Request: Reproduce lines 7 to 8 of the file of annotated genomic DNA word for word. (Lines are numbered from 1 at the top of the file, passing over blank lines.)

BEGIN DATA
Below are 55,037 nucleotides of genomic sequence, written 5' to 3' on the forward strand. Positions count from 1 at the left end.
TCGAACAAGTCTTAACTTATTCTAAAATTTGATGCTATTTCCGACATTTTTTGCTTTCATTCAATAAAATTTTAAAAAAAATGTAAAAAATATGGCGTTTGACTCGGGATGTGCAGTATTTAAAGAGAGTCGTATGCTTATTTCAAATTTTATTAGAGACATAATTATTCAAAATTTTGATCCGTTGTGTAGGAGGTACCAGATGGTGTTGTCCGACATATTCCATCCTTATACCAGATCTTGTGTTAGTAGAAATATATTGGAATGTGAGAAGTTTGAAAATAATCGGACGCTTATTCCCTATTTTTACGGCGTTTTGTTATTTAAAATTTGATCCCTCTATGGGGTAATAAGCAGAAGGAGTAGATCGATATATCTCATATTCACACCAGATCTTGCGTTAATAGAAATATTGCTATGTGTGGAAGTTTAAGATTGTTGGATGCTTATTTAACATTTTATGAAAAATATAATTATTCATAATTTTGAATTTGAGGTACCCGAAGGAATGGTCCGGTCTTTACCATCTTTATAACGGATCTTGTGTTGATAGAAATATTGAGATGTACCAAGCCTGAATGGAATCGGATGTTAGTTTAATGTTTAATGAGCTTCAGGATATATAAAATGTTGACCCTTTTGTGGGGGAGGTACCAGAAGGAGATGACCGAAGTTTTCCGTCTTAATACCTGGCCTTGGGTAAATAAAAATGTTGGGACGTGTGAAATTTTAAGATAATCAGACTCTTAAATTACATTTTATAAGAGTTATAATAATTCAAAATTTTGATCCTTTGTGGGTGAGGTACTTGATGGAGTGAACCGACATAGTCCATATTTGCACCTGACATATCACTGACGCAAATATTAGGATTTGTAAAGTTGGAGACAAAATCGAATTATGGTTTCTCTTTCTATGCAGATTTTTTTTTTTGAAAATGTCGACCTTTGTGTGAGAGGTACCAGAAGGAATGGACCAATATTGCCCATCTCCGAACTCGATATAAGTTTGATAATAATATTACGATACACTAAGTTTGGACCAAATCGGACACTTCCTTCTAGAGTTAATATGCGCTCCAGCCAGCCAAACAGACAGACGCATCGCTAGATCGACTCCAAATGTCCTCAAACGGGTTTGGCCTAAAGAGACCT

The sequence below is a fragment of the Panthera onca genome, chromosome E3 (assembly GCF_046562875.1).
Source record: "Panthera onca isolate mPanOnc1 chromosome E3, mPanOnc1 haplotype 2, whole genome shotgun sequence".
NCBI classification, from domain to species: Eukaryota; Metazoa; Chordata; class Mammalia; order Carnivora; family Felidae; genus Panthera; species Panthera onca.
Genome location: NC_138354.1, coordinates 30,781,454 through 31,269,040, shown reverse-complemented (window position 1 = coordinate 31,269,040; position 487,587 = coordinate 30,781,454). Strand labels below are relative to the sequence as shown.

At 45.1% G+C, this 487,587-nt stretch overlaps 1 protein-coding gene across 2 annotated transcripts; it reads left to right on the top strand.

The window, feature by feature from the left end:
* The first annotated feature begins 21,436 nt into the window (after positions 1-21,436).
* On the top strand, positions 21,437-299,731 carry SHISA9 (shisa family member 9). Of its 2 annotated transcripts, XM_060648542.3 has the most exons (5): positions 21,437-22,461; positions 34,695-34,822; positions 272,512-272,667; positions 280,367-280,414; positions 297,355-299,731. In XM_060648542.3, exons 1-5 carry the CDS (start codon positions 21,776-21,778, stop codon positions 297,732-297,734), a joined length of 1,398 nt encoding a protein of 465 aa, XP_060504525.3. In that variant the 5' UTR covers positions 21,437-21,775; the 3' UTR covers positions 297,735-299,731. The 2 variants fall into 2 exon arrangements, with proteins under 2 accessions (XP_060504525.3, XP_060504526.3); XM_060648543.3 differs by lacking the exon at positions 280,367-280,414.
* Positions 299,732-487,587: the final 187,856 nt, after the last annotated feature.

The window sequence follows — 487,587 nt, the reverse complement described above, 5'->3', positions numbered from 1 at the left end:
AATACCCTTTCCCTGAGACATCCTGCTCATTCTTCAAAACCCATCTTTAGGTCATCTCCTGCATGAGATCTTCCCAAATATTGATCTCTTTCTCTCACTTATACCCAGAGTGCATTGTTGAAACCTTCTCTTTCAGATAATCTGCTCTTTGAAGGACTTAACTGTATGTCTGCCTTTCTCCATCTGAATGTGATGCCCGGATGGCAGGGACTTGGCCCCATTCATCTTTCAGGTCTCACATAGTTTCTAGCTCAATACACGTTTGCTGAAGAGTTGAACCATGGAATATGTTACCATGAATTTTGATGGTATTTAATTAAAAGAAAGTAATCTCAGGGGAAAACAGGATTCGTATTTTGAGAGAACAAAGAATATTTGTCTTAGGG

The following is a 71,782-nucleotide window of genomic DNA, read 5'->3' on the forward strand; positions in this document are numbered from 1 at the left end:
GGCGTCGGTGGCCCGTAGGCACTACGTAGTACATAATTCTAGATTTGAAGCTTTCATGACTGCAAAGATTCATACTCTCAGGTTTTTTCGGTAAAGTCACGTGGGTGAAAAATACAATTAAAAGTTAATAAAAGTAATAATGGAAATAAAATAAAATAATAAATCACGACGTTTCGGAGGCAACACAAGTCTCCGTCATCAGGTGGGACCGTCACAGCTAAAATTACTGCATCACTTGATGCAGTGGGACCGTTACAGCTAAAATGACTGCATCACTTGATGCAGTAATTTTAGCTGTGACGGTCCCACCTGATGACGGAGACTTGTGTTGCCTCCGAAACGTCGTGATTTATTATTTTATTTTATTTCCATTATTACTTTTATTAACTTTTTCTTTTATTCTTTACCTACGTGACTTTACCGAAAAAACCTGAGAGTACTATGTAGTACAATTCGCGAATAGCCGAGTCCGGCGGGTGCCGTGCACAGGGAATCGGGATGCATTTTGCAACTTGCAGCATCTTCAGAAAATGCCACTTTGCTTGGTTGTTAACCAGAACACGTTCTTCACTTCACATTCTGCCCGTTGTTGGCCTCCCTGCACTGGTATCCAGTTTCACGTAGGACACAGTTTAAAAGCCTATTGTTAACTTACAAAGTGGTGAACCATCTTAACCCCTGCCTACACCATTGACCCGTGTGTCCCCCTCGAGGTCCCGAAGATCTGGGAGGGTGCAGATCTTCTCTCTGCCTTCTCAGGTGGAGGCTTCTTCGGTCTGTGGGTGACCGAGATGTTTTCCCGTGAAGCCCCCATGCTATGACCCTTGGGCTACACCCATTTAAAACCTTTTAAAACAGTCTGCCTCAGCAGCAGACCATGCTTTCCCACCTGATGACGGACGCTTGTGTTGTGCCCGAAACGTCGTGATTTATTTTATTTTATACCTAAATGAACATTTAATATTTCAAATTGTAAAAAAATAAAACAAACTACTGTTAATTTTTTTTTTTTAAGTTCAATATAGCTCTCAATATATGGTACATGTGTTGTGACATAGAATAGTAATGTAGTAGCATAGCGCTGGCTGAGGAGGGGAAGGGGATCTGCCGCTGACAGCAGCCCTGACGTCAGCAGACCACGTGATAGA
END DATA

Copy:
At 45.1% G+C, this 487,587-nt stretch overlaps 1 protein-coding gene across 2 annotated transcripts; it reads left to right on the top strand.

The window, feature by feature from the left end: